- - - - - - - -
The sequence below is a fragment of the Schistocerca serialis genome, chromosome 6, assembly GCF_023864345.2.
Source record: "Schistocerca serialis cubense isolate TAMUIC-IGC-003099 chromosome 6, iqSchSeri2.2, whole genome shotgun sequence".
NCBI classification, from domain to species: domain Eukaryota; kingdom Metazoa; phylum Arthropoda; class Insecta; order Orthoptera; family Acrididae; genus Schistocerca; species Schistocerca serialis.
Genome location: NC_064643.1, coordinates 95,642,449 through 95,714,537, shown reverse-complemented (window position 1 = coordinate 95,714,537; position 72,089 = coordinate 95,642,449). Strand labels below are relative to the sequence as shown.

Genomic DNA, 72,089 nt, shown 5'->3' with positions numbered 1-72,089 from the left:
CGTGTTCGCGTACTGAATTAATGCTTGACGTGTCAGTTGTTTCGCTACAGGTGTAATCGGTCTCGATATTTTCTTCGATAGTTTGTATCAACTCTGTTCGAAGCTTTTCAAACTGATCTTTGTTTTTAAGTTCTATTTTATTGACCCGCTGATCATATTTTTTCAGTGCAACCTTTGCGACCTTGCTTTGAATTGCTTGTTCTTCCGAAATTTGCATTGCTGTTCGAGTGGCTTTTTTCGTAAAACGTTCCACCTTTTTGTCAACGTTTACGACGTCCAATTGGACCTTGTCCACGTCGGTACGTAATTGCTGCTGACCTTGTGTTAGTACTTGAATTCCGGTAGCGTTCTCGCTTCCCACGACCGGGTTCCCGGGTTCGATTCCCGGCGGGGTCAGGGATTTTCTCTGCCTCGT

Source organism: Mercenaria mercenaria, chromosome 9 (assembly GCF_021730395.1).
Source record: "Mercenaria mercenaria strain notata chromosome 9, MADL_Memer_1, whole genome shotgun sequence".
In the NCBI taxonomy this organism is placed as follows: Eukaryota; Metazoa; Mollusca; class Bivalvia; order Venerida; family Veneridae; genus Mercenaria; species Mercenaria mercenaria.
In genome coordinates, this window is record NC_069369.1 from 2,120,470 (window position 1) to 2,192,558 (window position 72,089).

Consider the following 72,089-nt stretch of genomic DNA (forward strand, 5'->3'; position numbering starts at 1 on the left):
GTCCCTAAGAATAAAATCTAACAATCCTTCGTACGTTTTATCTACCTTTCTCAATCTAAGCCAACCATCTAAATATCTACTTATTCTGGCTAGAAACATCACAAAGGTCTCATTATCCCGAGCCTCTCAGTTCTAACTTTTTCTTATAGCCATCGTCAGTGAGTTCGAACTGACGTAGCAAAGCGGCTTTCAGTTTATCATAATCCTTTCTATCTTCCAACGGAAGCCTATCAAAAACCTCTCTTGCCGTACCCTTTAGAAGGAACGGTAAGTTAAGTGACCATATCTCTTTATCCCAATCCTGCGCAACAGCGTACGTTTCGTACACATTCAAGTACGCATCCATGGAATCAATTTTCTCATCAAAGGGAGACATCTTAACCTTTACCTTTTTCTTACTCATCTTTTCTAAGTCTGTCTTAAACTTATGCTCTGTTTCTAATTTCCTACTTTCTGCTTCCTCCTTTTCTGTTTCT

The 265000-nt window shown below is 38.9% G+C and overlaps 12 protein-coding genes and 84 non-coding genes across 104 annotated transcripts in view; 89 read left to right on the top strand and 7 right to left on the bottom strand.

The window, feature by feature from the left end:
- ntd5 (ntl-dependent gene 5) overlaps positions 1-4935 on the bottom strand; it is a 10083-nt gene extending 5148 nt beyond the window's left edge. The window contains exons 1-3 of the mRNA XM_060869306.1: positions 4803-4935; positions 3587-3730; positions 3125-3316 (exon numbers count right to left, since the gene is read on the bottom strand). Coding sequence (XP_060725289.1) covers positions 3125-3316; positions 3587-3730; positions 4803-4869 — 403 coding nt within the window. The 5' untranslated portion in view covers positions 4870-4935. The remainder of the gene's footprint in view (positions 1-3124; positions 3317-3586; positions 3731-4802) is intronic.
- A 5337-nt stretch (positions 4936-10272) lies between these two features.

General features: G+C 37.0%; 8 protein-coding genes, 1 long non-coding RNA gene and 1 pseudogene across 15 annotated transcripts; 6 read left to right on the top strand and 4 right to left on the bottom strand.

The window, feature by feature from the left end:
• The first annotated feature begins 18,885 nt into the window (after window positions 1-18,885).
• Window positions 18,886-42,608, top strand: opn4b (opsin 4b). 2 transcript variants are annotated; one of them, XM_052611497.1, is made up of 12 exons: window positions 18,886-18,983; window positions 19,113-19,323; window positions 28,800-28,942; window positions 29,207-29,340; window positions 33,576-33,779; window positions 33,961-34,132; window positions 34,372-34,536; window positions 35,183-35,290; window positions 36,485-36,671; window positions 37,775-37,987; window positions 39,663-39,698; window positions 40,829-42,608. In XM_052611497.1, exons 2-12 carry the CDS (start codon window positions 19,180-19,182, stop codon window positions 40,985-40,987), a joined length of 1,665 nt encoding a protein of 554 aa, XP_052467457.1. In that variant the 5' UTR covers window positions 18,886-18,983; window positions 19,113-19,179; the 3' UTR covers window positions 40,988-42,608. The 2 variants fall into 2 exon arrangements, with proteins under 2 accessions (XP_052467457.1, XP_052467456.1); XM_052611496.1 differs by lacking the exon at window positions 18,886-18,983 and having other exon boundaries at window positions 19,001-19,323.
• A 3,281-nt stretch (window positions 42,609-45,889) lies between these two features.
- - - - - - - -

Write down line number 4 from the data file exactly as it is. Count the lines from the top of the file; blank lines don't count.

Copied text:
Genome location: NC_064643.1, coordinates 95,642,449 through 95,714,537, shown reverse-complemented (window position 1 = coordinate 95,714,537; position 72,089 = coordinate 95,642,449). Strand labels below are relative to the sequence as shown.